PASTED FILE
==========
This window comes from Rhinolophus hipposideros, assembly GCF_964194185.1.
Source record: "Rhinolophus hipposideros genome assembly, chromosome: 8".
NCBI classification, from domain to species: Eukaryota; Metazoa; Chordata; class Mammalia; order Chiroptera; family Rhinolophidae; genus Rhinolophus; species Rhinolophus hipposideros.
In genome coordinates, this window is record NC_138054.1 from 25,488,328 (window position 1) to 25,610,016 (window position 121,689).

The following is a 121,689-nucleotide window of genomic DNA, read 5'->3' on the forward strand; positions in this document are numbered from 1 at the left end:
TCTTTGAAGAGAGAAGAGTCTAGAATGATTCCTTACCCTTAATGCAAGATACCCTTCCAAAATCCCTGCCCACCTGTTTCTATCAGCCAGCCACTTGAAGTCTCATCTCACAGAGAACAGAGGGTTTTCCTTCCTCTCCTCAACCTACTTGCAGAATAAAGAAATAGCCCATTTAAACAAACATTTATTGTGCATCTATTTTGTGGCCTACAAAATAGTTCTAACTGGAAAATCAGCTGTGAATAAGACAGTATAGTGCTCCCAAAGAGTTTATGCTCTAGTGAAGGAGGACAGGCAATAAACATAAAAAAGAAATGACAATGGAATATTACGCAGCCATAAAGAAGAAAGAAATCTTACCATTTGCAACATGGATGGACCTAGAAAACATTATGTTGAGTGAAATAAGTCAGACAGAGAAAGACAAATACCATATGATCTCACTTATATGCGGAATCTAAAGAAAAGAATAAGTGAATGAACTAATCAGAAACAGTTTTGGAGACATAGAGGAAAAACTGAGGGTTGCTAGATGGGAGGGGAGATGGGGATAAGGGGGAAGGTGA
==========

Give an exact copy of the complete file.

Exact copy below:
This window comes from Rhinolophus hipposideros, assembly GCF_964194185.1.
Source record: "Rhinolophus hipposideros genome assembly, chromosome: 8".
NCBI classification, from domain to species: Eukaryota; Metazoa; Chordata; class Mammalia; order Chiroptera; family Rhinolophidae; genus Rhinolophus; species Rhinolophus hipposideros.
In genome coordinates, this window is record NC_138054.1 from 25,488,328 (window position 1) to 25,610,016 (window position 121,689).

The following is a 121,689-nucleotide window of genomic DNA, read 5'->3' on the forward strand; positions in this document are numbered from 1 at the left end:
TCTTTGAAGAGAGAAGAGTCTAGAATGATTCCTTACCCTTAATGCAAGATACCCTTCCAAAATCCCTGCCCACCTGTTTCTATCAGCCAGCCACTTGAAGTCTCATCTCACAGAGAACAGAGGGTTTTCCTTCCTCTCCTCAACCTACTTGCAGAATAAAGAAATAGCCCATTTAAACAAACATTTATTGTGCATCTATTTTGTGGCCTACAAAATAGTTCTAACTGGAAAATCAGCTGTGAATAAGACAGTATAGTGCTCCCAAAGAGTTTATGCTCTAGTGAAGGAGGACAGGCAATAAACATAAAAAAGAAATGACAATGGAATATTACGCAGCCATAAAGAAGAAAGAAATCTTACCATTTGCAACATGGATGGACCTAGAAAACATTATGTTGAGTGAAATAAGTCAGACAGAGAAAGACAAATACCATATGATCTCACTTATATGCGGAATCTAAAGAAAAGAATAAGTGAATGAACTAATCAGAAACAGTTTTGGAGACATAGAGGAAAAACTGAGGGTTGCTAGATGGGAGGGGAGATGGGGATAAGGGGGAAGGTGA